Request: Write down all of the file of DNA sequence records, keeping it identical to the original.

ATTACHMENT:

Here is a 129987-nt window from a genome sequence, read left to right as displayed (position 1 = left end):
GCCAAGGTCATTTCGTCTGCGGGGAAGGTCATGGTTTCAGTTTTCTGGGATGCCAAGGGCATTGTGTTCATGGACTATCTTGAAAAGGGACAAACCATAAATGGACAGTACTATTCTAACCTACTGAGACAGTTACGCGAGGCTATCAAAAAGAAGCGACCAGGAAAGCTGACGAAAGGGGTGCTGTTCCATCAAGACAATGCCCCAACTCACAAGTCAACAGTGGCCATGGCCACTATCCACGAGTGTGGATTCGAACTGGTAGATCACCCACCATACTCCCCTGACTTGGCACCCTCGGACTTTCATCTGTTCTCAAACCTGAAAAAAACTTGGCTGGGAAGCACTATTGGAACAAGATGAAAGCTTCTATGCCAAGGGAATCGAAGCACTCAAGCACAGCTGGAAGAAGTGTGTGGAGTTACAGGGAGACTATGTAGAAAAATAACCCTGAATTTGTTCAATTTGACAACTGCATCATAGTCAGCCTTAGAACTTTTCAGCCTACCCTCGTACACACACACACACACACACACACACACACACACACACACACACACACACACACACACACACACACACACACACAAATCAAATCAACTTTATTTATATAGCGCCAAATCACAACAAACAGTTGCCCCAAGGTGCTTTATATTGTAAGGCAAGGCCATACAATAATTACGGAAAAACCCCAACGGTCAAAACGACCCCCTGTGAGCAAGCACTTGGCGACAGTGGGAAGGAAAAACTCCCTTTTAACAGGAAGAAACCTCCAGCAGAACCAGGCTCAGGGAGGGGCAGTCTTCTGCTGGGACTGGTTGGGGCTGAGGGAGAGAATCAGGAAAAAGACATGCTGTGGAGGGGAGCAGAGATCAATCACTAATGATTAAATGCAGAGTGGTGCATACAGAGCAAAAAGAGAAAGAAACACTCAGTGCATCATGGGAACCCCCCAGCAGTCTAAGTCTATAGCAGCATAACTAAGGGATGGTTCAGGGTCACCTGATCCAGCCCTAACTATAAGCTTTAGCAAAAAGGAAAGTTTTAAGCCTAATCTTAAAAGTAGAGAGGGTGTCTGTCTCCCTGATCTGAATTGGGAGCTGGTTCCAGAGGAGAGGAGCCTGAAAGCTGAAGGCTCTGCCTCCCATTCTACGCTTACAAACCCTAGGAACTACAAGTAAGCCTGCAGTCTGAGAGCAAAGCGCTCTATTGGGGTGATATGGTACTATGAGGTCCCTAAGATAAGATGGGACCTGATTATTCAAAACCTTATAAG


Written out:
Here is a 129987-nt window from a genome sequence, read left to right as displayed (position 1 = left end):
GCCAAGGTCATTTCGTCTGCGGGGAAGGTCATGGTTTCAGTTTTCTGGGATGCCAAGGGCATTGTGTTCATGGACTATCTTGAAAAGGGACAAACCATAAATGGACAGTACTATTCTAACCTACTGAGACAGTTACGCGAGGCTATCAAAAAGAAGCGACCAGGAAAGCTGACGAAAGGGGTGCTGTTCCATCAAGACAATGCCCCAACTCACAAGTCAACAGTGGCCATGGCCACTATCCACGAGTGTGGATTCGAACTGGTAGATCACCCACCATACTCCCCTGACTTGGCACCCTCGGACTTTCATCTGTTCTCAAACCTGAAAAAAACTTGGCTGGGAAGCACTATTGGAACAAGATGAAAGCTTCTATGCCAAGGGAATCGAAGCACTCAAGCACAGCTGGAAGAAGTGTGTGGAGTTACAGGGAGACTATGTAGAAAAATAACCCTGAATTTGTTCAATTTGACAACTGCATCATAGTCAGCCTTAGAACTTTTCAGCCTACCCTCGTACACACACACACACACACACACACACACACACACACACACACACACACACACACACACACACACACACACACACAAATCAAATCAACTTTATTTATATAGCGCCAAATCACAACAAACAGTTGCCCCAAGGTGCTTTATATTGTAAGGCAAGGCCATACAATAATTACGGAAAAACCCCAACGGTCAAAACGACCCCCTGTGAGCAAGCACTTGGCGACAGTGGGAAGGAAAAACTCCCTTTTAACAGGAAGAAACCTCCAGCAGAACCAGGCTCAGGGAGGGGCAGTCTTCTGCTGGGACTGGTTGGGGCTGAGGGAGAGAATCAGGAAAAAGACATGCTGTGGAGGGGAGCAGAGATCAATCACTAATGATTAAATGCAGAGTGGTGCATACAGAGCAAAAAGAGAAAGAAACACTCAGTGCATCATGGGAACCCCCCAGCAGTCTAAGTCTATAGCAGCATAACTAAGGGATGGTTCAGGGTCACCTGATCCAGCCCTAACTATAAGCTTTAGCAAAAAGGAAAGTTTTAAGCCTAATCTTAAAAGTAGAGAGGGTGTCTGTCTCCCTGATCTGAATTGGGAGCTGGTTCCAGAGGAGAGGAGCCTGAAAGCTGAAGGCTCTGCCTCCCATTCTACGCTTACAAACCCTAGGAACTACAAGTAAGCCTGCAGTCTGAGAGCAAAGCGCTCTATTGGGGTGATATGGTACTATGAGGTCCCTAAGATAAGATGGGACCTGATTATTCAAAACCTTATAAG